Former apprentice achieves spiritual heights

Published on SBLT James Tew (author), Unknown (photographer)

Location(s): Canberra, Australian Capital Territory

Pricipal Chaplain Collin Acton at procedure 'bravo' on the forecastle of HMAS Kanimbla when pulling alongside Pearl Harbor in August 2010.  (photo: Unknown)
Pricipal Chaplain Collin Acton at procedure 'bravo' on the forecastle of HMAS Kanimbla when pulling alongside Pearl Harbor in August 2010.

The newly appointed Director General Chaplaincy – Navy, Principal Chaplain Collin Acton has seen a lot of change over a career that started at HMAS Nirimba as an Apprentice Marine Technical Propulsion sailor in January 1979.
 
Chaplain Acton served for nine years as a marine technical sailor in the destroyer escort HMAS Yarra and frigate HMAS Adelaide as well as a posting to the fleet maintenance organisation.
 
He left the Navy in 1988 to take up studies at Moore Theological College in Sydney and began Anglican ministry in 1992. 

Following his studies held two assistant minister positions, one at Port Kembla near Wollongong and the other in Blacktown in the western suburbs of Sydney before re-entering the Navy as a Chaplain in 1997.
 
He said while Navy of today is certainly much more focused on operations and platform availability, people remained central to Navy's capability.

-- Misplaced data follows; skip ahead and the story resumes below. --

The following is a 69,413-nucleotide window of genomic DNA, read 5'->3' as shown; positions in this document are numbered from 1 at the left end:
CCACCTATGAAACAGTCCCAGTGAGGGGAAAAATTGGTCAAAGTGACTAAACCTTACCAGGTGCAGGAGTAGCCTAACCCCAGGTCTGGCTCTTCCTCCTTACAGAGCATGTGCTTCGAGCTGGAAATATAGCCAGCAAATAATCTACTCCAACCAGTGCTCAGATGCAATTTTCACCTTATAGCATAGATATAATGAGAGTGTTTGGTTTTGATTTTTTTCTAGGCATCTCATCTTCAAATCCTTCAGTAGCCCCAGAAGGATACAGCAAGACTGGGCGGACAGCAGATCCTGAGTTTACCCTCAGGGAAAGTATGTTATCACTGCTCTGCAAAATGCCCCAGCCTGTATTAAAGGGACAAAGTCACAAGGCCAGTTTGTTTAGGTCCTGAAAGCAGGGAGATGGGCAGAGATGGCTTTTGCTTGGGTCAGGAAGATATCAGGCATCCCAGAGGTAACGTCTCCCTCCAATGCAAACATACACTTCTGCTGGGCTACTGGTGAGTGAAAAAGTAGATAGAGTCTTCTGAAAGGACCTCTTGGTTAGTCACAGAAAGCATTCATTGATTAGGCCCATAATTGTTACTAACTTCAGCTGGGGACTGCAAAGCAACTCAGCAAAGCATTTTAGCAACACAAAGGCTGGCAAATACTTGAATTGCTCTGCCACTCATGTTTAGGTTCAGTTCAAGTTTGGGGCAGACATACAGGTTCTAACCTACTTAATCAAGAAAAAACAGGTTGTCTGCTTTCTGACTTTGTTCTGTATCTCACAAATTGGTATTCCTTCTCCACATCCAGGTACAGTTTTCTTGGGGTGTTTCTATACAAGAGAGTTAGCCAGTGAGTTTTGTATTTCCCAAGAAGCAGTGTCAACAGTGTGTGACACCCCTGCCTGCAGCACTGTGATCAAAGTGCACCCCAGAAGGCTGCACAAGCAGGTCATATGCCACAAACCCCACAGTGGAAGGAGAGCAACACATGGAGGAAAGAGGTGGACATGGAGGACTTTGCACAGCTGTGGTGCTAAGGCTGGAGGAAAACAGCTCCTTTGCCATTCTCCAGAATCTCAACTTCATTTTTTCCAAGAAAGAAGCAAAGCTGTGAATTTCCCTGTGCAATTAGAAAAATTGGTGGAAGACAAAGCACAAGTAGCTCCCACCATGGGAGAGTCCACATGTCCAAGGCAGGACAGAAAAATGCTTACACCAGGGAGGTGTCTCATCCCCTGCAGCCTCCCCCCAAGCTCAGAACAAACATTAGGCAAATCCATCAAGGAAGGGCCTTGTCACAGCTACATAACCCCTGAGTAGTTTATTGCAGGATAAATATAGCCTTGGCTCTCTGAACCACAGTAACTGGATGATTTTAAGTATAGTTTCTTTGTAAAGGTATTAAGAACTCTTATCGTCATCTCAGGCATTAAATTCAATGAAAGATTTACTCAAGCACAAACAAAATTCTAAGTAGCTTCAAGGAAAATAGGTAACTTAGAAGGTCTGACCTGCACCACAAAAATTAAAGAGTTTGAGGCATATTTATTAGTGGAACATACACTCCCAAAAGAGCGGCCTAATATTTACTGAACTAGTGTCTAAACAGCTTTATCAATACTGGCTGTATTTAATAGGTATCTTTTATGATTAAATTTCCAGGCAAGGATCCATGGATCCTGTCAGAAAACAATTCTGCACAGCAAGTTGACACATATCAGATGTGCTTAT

"We all need to look after ourselves and our shipmates to ensure that we stay in good shape to serve our nation," he said.
 
"Spiritual fitness is as important as physical fitness.
 
"While it might be easier to notice when we are out of shape physically; shortness of breath with a little exertion or ceremonial uniforms fitting a bit more snugly than usual, low levels of spiritual fitness are slightly harder to spot."
 
"Determining your level of spiritual fitness requires time for reflection, looking inwards," he said.
 
Chaplain Acton said that Herman Hesse, the winner of the 1946 Nobel Prize for literature, captured the sentiment when he spoke about the problem of low levels of spiritual fitness and a growing disconnectedness.
 
"He observed that 'God exists in our destiny just as much as he does in these mountains and in that lake. It is tough to understand this, because people are moving further and further away from nature, and also from themselves'," Chaplain Acton said.
 
"Growing further and further away from themselves might seem like a strange thing to say. However, for Christians, spirituality is about connectedness to self, one another, our world and our Creator."
 
"As you get caught up in all the craziness that seems to coincide with this season, picking up last minute gifts, running around to see family and friends and eating far too much, stop and take some time for yourself."
 
"If you are feeling disconnected and the spiritual fitness low-level warning light is flashing, why not reconnect with your inner life."
 
Navy chaplains serve at sea and ashore and provide support to members irresepective of faith. Their training is underpinned by a strong understanding of the rigours of military life combined with skills in wellbeing development.
 
Chaplain Acton has served at establishments, HMAS Kuttabul, Watson and Cairns; in ships HMAS Success, Stuart and Kanimbla (plus a variety of other ships in tasks groups and Minor War Vessels attached to Cairns).

He has also served at the Australian Defence Force Academy as the Navy Chaplain and with Navy Training as Senior Chaplain – Training.

He takes on the new role after spending a year at the Centre for Defence and Strategic Studies, the senior educational institution of the Australian Defence College.